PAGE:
I must close my remarks by referring to an event of which you all have witnessed. You have witnessed the event in which our Comrade Fidel Castro conferred upon me the highest honour this country can award. I am very much humbled by this award. Because I do not think I deserve it. It is an award that ought to be given to those who have already won the freedom of their people.  [Editor’s Note: At the time of Mandela’s speech, the apartheid state had still not formally relinquished power] But, it is a source of strength and hope that that award is given for the recognition that the people of South Africa stand on their feet and they are fighting for their freedom.  We sincerely hope that in the days that lie ahead we will be proved worthy of the confidence which is expressed in this award.

Long live the Cuban Revolution! [Viva!] Long live Comrade Fidel Castro! [Viva!]

Excerpts from speech by African National Congress president Nelson Mandela at the national ceremony commemorating the Moncada Barracks attack, in Matanzas, Cuba on July 26, 1991. English translation by the Castro Speech Data Base at the University of Texas.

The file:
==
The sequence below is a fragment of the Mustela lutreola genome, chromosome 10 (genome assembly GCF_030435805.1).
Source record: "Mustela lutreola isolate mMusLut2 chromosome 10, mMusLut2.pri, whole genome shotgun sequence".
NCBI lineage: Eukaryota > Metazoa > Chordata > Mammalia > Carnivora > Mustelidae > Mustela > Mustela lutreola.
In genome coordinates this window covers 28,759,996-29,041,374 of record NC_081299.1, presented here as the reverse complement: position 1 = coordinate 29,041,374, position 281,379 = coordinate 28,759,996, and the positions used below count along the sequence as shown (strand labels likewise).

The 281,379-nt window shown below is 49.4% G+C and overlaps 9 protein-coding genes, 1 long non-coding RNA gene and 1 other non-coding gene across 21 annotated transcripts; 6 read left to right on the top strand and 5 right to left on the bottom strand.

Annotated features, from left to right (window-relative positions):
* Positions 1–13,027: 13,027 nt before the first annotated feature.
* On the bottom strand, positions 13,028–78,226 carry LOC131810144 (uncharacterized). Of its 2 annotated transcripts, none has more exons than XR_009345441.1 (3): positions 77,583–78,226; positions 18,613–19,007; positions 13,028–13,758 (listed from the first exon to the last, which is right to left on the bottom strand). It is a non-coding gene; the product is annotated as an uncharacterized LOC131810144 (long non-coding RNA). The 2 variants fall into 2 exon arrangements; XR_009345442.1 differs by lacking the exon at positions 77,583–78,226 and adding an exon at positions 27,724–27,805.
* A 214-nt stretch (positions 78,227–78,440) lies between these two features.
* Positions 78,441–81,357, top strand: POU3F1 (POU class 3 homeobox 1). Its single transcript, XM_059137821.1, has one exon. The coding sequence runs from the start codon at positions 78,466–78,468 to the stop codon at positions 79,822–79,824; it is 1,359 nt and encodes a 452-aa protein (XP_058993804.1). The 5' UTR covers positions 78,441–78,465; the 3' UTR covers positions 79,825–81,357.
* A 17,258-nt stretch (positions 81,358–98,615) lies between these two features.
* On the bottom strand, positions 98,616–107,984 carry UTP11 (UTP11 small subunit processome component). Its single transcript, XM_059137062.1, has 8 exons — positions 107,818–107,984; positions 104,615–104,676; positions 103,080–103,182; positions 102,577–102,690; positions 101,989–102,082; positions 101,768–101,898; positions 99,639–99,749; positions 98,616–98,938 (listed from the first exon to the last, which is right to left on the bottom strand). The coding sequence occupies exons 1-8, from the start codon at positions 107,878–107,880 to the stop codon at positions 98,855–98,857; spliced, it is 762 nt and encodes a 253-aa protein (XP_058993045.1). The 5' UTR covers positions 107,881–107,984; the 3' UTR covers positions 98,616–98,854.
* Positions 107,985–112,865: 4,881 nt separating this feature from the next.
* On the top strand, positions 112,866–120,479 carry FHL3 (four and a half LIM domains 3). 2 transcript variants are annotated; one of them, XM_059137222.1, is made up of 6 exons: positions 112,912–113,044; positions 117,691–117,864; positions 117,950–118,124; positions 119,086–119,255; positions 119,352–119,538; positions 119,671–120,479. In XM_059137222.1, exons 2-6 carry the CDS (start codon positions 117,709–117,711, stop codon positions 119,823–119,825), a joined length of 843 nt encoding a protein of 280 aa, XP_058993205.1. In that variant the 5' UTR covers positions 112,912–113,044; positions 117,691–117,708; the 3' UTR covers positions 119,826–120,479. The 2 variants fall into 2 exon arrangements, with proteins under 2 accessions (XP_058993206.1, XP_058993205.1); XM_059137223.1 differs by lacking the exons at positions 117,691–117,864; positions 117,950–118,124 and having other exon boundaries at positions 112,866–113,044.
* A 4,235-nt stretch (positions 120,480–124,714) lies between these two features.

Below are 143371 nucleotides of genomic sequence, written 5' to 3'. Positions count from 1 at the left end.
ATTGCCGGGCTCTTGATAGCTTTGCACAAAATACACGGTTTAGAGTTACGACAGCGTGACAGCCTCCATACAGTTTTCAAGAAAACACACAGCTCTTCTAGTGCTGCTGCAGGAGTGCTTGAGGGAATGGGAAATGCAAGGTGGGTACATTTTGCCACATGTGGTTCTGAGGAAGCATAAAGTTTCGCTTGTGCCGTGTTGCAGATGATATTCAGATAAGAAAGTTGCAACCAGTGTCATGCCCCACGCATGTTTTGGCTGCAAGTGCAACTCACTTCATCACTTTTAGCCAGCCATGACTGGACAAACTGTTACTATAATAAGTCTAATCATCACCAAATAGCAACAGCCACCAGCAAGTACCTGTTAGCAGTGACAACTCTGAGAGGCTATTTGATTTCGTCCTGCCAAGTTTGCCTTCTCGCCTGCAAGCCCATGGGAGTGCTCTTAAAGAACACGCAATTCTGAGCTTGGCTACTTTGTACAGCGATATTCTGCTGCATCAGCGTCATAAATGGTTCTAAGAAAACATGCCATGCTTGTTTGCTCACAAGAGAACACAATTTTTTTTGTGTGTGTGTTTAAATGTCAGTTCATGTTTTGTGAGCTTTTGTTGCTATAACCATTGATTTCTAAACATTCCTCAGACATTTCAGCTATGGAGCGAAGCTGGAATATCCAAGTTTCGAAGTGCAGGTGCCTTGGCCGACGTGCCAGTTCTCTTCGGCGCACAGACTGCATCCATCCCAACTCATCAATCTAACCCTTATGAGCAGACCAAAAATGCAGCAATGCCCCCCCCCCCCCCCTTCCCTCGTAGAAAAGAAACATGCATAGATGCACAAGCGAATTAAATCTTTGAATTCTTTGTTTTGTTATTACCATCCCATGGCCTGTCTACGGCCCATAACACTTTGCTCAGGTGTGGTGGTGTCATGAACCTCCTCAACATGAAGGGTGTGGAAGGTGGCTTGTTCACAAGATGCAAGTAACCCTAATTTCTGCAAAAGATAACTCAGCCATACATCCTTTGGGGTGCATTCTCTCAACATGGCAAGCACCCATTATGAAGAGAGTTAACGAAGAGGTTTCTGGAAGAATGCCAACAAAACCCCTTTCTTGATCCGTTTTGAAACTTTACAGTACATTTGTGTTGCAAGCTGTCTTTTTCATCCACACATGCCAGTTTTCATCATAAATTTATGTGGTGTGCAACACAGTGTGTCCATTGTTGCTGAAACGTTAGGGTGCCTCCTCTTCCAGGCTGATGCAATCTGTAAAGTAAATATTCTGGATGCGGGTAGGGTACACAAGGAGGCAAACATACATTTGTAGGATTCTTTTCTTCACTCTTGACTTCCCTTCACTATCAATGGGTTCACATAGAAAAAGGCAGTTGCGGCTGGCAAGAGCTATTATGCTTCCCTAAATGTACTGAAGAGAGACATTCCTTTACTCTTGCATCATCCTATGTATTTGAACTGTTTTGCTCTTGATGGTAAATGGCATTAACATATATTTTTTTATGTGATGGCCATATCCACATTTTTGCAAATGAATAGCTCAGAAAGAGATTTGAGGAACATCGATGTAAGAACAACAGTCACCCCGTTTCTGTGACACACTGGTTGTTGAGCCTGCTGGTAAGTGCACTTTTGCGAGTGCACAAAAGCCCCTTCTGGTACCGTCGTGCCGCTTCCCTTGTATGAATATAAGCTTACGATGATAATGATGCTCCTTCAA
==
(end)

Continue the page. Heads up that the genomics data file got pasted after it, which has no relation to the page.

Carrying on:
• Anjan Basu

    Our heart-felt thanks to The Wire for reviving the memories of this historic moment, when two of the greatest men of the 20th century stood side by side, savouring the great happiness that the international brotherhood of suffering humanity can bring. ‘ Viva Fidel’, we also say, just as we say, ‘ Long live Nelson Mandela!’

    • si91

      “Greatest men”? You have an odd definition of great. Castro ran an island dictatorship, while the Communist-inspired Mandela’s Umkhonto we Sizwe was responsible for public bombings and “necklacing”, which involved tying a rubber tube filled with gasoline around people and setting them on fire. What was “great” about any of that, pray tell?